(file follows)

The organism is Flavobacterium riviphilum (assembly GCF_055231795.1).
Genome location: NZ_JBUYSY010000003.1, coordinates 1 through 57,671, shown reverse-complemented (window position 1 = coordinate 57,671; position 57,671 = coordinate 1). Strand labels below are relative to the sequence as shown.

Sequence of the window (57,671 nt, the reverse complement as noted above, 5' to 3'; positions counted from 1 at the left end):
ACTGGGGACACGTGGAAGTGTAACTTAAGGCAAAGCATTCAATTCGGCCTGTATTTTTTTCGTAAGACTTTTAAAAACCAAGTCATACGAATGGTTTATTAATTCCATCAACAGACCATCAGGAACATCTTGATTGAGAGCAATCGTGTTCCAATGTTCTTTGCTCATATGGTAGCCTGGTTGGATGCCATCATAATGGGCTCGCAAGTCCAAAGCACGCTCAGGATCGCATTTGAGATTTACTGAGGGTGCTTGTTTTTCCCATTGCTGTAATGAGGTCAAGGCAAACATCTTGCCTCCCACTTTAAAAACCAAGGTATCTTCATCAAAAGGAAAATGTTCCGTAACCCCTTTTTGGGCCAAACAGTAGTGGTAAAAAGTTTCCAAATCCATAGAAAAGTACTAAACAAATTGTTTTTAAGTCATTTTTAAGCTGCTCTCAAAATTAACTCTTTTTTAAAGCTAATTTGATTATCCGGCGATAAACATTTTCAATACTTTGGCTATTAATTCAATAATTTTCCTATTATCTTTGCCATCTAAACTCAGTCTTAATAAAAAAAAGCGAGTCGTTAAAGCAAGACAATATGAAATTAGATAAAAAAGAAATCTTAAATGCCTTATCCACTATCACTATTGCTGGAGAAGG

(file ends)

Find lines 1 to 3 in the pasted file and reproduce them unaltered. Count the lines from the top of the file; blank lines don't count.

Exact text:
The organism is Flavobacterium riviphilum (assembly GCF_055231795.1).
Genome location: NZ_JBUYSY010000003.1, coordinates 1 through 57,671, shown reverse-complemented (window position 1 = coordinate 57,671; position 57,671 = coordinate 1). Strand labels below are relative to the sequence as shown.

Sequence of the window (57,671 nt, the reverse complement as noted above, 5' to 3'; positions counted from 1 at the left end):